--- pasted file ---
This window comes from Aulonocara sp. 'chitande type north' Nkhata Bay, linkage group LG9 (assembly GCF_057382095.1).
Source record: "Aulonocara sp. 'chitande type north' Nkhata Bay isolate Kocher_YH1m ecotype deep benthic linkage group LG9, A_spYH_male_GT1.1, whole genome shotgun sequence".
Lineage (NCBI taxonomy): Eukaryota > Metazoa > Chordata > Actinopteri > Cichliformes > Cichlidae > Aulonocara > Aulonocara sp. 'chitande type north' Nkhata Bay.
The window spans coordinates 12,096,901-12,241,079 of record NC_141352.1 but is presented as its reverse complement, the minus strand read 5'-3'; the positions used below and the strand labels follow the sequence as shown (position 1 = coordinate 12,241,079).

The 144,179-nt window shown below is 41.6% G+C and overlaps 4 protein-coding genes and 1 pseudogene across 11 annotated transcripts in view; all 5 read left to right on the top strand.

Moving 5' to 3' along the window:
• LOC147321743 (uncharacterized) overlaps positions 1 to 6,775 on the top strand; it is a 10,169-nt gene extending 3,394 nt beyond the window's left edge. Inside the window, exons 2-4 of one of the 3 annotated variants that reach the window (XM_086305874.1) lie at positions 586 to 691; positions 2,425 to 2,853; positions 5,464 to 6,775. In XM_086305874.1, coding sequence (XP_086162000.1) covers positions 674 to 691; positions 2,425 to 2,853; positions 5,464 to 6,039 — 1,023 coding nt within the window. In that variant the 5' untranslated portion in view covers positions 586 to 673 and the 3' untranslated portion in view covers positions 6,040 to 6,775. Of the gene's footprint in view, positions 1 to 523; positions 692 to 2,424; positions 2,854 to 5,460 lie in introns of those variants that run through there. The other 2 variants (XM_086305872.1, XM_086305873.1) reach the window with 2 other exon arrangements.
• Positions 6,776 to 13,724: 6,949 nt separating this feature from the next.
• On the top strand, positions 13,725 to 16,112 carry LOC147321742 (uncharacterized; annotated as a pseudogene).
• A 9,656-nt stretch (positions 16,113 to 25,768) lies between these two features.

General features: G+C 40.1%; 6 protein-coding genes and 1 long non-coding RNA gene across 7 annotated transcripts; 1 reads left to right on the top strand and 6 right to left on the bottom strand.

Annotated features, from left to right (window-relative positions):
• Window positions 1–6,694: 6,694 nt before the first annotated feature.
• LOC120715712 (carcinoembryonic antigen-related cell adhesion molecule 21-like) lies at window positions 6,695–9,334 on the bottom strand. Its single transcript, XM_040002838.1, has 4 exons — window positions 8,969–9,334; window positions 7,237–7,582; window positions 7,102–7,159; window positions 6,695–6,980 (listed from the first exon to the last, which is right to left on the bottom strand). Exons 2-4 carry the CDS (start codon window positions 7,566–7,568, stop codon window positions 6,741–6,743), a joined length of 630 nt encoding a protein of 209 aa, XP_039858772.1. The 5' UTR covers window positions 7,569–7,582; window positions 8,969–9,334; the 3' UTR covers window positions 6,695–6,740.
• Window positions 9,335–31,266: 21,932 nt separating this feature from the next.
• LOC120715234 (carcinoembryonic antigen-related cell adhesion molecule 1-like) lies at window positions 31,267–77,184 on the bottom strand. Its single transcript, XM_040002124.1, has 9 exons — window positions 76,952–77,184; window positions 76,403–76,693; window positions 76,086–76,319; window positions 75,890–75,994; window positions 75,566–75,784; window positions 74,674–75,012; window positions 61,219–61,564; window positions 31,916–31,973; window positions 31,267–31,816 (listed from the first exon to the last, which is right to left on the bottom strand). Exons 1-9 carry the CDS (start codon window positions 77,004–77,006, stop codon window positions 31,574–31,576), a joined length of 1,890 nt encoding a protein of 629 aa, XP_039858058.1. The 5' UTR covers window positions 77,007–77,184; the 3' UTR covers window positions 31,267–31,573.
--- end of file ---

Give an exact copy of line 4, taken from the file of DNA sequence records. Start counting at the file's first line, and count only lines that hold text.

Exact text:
The window spans coordinates 12,096,901-12,241,079 of record NC_141352.1 but is presented as its reverse complement, the minus strand read 5'-3'; the positions used below and the strand labels follow the sequence as shown (position 1 = coordinate 12,241,079).